Does Dereck Lively II fit the OKC Thunder at pick 12?

Dereck Lively II #1 of the Duke Blue Devils (Photo by Kevin Sabitus/Getty Images)
Dereck Lively II #1 of the Duke Blue Devils (Photo by Kevin Sabitus/Getty Images) /

The 2023 NBA Draft is right around the corner, and with each passing day, a new fan-favorite prospect emerges. New smokescreens get set off, and rumors run rampant like we are in a Middle School hallway. As we count down the hours until the OKC Thunder are on the clock with the 12th overall pick in the NBA Draft. Assuming OKC does not trade up in the draft, does Dereck Lively II offer enough value at pick 12?

Value is a tricky thing, and makes evaluating players like Dereck Lively II, specifically for the Thunder, difficult. In a vacuum, Lively II is a good player. Within that same vacuum, Lively II brings valuable tools for Oklahoma City. However, it is challenging to shake the feeling that the Duke big man would need to provide more back-for-your-buck value at pick 12.

What if the OKC Thunder select Duke big man Dereck Lively II?

The Oklahoma City Thunder are setting at pic k12, and just under three weeks out from the draft, we have seen rumors and speculation of the team drafting Rayan Rupert, to G-League Ignite forward Leonard Miller, to promising Bilal Coulibaly, and everyone in between. Recent rounds of mock drafts even ponder if Duke big man Dereck Lively II would be a fit.

Dereck Lively II stands 7’1, at 230 pounds, with a 7’7 wingspan at age 19. At Duke, Lively II played in 34 games and 27 starts while averaging five points, five rebounds, an assist, and two blocks per game. All of that is to the tune of 65 percent from the floor, 15 percent from deep, and 60 percent at the charity stripe. While Lively II did not shoot the ball well at Duke, he did stroke it from beyond the arc in High School and at his pre-draft pro-day.

At Duke, Dereck Lively II was incredible in Pick-and-Roll action, cutting to the basket, and presented a significant threat in the dunker spot due to his elite finishing ability. Lively II shot 77 percent at the rim, good enough for the 98th percentile. The Blue Devil also thrived in transition to the tune of the 93rd percentile. Lively II also dominated in the half-court (96th percentile), 70th percentile in After Timeout plays, and 96th percentile in the half-court.

On the defensive end, Lively was a dominant rim-protector, holding opponents to 39 percent at the cup, placing him in the 83rd percentile. On overall defense, Lively II was in the 52nd percentile at Duke. As if the question for traditional bigs nowadays is, can he stay on the floor against versatile lineups? Lively II was sometimes exposed in the pick-and-roll and did not flash elite traits on the perimeter on that end of the floor. However, his length and athletic ability give hope that the teenager can eventually develop that part of his game.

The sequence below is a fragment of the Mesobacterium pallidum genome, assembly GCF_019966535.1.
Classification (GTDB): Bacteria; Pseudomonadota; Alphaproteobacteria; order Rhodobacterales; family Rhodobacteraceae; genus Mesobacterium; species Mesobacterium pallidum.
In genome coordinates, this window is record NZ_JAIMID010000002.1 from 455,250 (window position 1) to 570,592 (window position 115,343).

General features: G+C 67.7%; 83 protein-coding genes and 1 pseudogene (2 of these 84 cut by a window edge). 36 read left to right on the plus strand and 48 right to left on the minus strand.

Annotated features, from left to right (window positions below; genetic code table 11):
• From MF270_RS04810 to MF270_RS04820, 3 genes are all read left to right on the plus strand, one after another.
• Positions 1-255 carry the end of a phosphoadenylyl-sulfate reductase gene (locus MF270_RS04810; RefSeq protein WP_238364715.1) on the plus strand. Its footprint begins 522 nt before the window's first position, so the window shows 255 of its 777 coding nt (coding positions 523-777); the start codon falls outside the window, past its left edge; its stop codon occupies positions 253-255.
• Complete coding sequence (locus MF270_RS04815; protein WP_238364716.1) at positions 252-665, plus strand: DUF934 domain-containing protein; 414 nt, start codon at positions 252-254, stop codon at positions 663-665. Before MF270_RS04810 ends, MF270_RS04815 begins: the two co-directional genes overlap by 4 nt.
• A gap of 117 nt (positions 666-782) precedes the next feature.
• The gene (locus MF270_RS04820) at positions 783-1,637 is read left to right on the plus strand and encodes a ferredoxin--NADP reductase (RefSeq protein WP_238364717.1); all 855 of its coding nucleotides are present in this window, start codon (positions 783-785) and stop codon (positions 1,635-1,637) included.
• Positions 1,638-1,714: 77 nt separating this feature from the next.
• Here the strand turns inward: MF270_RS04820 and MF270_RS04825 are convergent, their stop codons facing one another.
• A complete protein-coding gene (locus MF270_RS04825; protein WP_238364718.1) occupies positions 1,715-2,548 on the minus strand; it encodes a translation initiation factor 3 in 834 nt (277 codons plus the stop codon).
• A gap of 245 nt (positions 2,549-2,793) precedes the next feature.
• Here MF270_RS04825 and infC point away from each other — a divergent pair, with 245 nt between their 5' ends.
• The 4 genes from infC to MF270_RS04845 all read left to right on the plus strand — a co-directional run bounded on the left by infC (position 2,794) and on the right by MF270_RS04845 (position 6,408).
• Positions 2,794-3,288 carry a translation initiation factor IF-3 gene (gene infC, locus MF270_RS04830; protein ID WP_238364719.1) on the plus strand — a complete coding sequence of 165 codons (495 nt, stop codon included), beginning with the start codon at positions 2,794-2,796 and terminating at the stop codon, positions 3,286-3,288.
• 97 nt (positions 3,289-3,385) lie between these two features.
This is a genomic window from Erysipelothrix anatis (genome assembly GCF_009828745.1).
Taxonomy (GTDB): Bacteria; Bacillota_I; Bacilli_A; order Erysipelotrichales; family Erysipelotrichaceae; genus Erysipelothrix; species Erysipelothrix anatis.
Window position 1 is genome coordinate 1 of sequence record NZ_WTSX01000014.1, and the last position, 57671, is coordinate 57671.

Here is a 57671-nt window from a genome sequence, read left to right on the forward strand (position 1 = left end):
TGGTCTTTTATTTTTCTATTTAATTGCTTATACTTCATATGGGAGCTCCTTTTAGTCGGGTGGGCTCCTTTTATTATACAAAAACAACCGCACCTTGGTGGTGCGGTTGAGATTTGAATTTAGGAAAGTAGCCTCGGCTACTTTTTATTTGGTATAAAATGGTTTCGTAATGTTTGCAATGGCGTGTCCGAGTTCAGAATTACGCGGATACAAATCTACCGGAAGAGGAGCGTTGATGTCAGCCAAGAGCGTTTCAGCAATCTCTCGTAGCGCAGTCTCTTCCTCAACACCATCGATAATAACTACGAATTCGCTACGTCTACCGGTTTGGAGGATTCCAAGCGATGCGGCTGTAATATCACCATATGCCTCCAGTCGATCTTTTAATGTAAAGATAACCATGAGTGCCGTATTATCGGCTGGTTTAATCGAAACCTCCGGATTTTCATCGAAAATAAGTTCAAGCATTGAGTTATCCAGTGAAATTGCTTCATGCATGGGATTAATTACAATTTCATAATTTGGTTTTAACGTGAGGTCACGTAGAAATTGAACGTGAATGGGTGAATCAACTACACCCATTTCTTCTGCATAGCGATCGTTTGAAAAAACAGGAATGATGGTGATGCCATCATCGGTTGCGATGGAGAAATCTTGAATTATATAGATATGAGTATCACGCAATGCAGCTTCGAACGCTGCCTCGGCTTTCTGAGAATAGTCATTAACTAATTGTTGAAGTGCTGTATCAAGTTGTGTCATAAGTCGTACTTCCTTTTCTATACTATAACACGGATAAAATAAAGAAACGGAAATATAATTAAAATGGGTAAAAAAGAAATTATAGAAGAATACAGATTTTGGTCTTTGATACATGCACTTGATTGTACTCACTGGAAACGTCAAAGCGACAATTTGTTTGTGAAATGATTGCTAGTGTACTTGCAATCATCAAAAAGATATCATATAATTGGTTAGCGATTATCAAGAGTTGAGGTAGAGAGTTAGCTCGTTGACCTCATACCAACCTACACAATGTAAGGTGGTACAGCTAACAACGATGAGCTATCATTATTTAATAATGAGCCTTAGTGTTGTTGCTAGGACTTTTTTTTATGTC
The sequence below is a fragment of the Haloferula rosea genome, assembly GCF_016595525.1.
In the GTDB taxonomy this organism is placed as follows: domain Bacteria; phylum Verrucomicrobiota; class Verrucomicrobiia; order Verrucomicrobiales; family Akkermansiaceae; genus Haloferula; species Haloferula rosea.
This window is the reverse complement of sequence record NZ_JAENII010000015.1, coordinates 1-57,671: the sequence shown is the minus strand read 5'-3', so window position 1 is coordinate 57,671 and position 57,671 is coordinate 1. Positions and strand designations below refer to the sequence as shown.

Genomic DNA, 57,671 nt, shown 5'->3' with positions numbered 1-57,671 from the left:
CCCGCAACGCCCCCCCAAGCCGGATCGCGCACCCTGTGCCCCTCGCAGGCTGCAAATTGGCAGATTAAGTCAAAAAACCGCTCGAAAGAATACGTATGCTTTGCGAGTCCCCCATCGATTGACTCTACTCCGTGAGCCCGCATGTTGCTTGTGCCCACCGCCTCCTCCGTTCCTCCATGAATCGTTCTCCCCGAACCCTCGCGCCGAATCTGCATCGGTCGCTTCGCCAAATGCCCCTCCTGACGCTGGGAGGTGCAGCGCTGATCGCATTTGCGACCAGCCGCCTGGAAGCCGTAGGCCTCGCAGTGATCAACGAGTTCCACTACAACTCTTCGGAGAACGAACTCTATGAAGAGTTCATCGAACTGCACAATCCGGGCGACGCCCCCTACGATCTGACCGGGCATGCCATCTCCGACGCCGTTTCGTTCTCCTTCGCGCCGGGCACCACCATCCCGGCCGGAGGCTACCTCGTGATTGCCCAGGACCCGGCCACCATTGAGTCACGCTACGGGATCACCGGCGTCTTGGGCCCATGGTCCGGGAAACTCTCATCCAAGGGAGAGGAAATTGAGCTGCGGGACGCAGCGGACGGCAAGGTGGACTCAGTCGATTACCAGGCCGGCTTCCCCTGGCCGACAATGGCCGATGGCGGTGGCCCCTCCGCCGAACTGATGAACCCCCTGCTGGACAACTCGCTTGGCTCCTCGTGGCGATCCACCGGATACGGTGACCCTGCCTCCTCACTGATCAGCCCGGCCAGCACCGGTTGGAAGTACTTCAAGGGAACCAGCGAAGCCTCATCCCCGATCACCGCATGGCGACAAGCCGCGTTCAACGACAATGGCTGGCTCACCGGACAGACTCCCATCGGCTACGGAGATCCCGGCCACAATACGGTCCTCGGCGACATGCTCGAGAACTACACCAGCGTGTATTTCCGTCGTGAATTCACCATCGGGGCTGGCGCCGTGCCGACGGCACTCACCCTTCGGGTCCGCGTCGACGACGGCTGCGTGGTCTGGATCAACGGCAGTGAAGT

The glaring weakness of his offensive game comes from his lack of creation ability, refusing to take a dribble at Duke, and he also did not gobble up rebounds on either end of the floor for his size. Of course, his 15 percent shooting from beyond the arc is tough to swallow, but he did shoot the ball well in High School and at his pro day. Again, though, I struggle to buy into his shooting tough, especially when you factor in his 60 percent shooting at the free throw line. Teams look for prospects to hit that 70 percent mark to project to be perimeter shooters at the next level.

It is also rare for a traditional big man, especially one not selected in the top five, to make a massive impact right out of the gate. Historically, big men take longer to adjust to the league than most other positions. So as many look at Lively II as this rebounding, shot-blocking, immediate impact player with shooting upside, there is a shot only one of those traits translates to the NBA (his shot-blocking can not be denied).

Then, when you look at this from an Oklahoma City Thunder-specific lens, the organization views Chet Holmgren as a center. It is tough to envision Lively II as a power forward, so the pairing is a bit messy. Do you want to grab a backup traditional big with the 12th pick in the draft? There are more accessible, less expensive ways to grab a rim-running big that many fans desire.

That is what makes Dereck Lively II so tough to evaluate. Is he a good player? For sure! However, at pick 12, it is a bit of a tough sell. Primarily based on what OKC has valued recently, though that can change at any moment.

dark. Next. Do the OKC Thunder have too many guards on their roster?